Dead Cool Legends On A Dead Cold Night

There are car people and there are car people. You can separate them into different camps according to the sort of cars they favour, but eventually you have two sorts; they ones who will stay at home on a 12º cold night and the ones that will come out to a petrol station car park to meet up. You may decide for yourself which are the crazy ones.

Here is some of the cool crop:

I bugged out after my fingers froze, but the enthusiasts were still rolling in. Bless them and here’s to an early and warm spring to make the next meet a more comfortable one.

Who Do You Trust?

A better question…who trusts you?

I live within a mile radius of two petrol stations – a BP and a Shell – and have lived here since 1985. The service stations both have multiple pumps that you operate yourself…because no-one pumps petrol for you any more. You fill your tank, or run a preset on the pump, go into the station, pay, and go away. They want you to buy chocolates, drinks, fan belts and little deodorant pine trees so they make you pass by all the goodies before you get to the pay counter, but the idea is pretty much the same for both stations.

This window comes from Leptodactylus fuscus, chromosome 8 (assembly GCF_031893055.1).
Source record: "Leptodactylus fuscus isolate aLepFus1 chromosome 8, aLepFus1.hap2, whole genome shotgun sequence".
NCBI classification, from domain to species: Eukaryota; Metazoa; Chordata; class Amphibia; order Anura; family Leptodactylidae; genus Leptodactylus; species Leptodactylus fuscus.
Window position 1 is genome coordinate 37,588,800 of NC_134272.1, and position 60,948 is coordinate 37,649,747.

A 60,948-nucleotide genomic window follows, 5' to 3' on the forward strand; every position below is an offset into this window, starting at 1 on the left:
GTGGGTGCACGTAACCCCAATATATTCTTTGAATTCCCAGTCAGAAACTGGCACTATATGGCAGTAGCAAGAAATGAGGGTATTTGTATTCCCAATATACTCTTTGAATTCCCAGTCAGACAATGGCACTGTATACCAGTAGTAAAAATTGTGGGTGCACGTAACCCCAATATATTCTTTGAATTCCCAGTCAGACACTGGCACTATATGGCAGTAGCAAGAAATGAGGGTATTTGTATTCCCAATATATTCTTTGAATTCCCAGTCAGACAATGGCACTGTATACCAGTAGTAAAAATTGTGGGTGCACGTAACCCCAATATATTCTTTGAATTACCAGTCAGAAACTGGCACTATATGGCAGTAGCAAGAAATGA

But today a new set of signs on the outermost pumps of the BP. You must pay before you pump or leave your car keys with the attendant. This suggests that they are worried about drive-off thefts of petrol. As I had pulled up to the inner face of the outer pumps before seeing the sins I philosophically pulled my wallet out, checked that I had money, and trudged to the door.

The door didn’t open. It took a half-minute of stepping back, letting the attendant see me clearly, then stepping in…and stepping back…before the lock was released.

I wondered if there was something about my car – a green Suzuki Swift – or my appearance – 69-year-old man in plaid shirt, trousers, braces, and flat cap – that alarmed her. I asked, but she said  ” No “. I paid a $ 20 bill and went back out to pump the $ 20 of petrol into the Suzuki.  So far, just a minor annoyance.

Then I observed another person rock up with an old Valiant – a lovely old Valiant with custom lettering on the back of the boot lid. Glorious car. HE got to pump his petrol before going in to pay…Curious…

Then a Chinese chap and his wife arrived in a big black SUV…and the pump was not turned on for him. He footled about for a bit then drove off unsatisfied…Curiouser and curiouser…That was probably $ 100 of petrol that wasn’t sold.